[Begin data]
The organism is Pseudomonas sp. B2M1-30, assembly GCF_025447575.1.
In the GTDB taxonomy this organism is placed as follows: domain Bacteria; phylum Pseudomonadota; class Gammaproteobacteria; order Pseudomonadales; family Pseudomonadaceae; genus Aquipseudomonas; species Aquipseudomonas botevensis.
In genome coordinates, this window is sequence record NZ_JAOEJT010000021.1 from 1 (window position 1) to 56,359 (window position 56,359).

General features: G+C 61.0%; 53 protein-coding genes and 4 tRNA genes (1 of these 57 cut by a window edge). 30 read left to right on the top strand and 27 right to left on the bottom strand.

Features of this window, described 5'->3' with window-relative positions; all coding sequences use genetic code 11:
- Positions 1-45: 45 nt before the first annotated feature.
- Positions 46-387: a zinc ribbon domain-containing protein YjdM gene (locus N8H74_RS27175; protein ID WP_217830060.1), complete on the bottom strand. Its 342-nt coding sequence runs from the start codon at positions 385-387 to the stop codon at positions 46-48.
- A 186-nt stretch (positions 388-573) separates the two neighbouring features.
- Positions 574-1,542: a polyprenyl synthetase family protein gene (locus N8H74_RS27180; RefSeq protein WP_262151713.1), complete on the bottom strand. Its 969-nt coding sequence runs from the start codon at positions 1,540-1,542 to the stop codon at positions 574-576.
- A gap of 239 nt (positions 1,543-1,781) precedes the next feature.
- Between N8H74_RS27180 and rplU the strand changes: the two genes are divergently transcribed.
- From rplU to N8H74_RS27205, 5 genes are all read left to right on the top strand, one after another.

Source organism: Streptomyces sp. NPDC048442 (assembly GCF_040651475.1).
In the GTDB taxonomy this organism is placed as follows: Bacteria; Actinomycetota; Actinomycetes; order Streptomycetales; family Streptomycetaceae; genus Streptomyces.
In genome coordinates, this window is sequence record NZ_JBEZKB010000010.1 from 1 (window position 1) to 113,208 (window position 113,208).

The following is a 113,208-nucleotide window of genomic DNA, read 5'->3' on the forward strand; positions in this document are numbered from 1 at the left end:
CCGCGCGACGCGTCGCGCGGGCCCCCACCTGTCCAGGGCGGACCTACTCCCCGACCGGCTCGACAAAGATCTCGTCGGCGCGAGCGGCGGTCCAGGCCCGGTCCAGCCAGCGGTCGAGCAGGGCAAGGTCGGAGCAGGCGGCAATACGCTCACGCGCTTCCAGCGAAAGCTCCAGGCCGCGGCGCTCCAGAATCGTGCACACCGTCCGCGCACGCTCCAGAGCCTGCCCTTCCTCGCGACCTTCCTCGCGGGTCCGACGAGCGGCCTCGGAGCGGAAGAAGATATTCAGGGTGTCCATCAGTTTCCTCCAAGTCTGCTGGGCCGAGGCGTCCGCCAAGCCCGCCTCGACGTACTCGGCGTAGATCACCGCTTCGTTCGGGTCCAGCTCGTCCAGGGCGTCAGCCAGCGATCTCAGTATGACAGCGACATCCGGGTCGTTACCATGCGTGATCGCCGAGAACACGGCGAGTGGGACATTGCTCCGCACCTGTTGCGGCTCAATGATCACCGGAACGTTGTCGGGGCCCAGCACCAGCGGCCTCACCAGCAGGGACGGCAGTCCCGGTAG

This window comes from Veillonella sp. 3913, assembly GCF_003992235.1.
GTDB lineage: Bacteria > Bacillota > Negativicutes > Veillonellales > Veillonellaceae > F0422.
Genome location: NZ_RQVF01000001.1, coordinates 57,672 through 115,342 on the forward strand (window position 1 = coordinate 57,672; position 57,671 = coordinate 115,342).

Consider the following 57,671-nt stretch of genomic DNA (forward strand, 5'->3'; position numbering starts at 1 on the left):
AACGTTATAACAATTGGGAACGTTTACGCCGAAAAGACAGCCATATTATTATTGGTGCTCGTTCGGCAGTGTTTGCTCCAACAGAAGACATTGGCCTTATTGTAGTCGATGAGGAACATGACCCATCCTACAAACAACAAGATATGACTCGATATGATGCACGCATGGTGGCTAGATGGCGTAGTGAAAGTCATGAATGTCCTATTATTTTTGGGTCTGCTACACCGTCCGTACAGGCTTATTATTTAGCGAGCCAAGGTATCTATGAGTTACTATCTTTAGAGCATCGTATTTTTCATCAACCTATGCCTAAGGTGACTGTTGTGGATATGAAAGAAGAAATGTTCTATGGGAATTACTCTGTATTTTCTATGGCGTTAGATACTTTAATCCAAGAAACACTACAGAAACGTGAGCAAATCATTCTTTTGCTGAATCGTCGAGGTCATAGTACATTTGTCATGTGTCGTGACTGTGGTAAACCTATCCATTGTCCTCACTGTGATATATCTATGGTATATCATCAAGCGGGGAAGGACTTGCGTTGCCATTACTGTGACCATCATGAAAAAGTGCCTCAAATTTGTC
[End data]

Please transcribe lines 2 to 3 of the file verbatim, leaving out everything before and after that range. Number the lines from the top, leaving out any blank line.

In the GTDB taxonomy this organism is placed as follows: domain Bacteria; phylum Pseudomonadota; class Gammaproteobacteria; order Pseudomonadales; family Pseudomonadaceae; genus Aquipseudomonas; species Aquipseudomonas botevensis.
In genome coordinates, this window is sequence record NZ_JAOEJT010000021.1 from 1 (window position 1) to 56,359 (window position 56,359).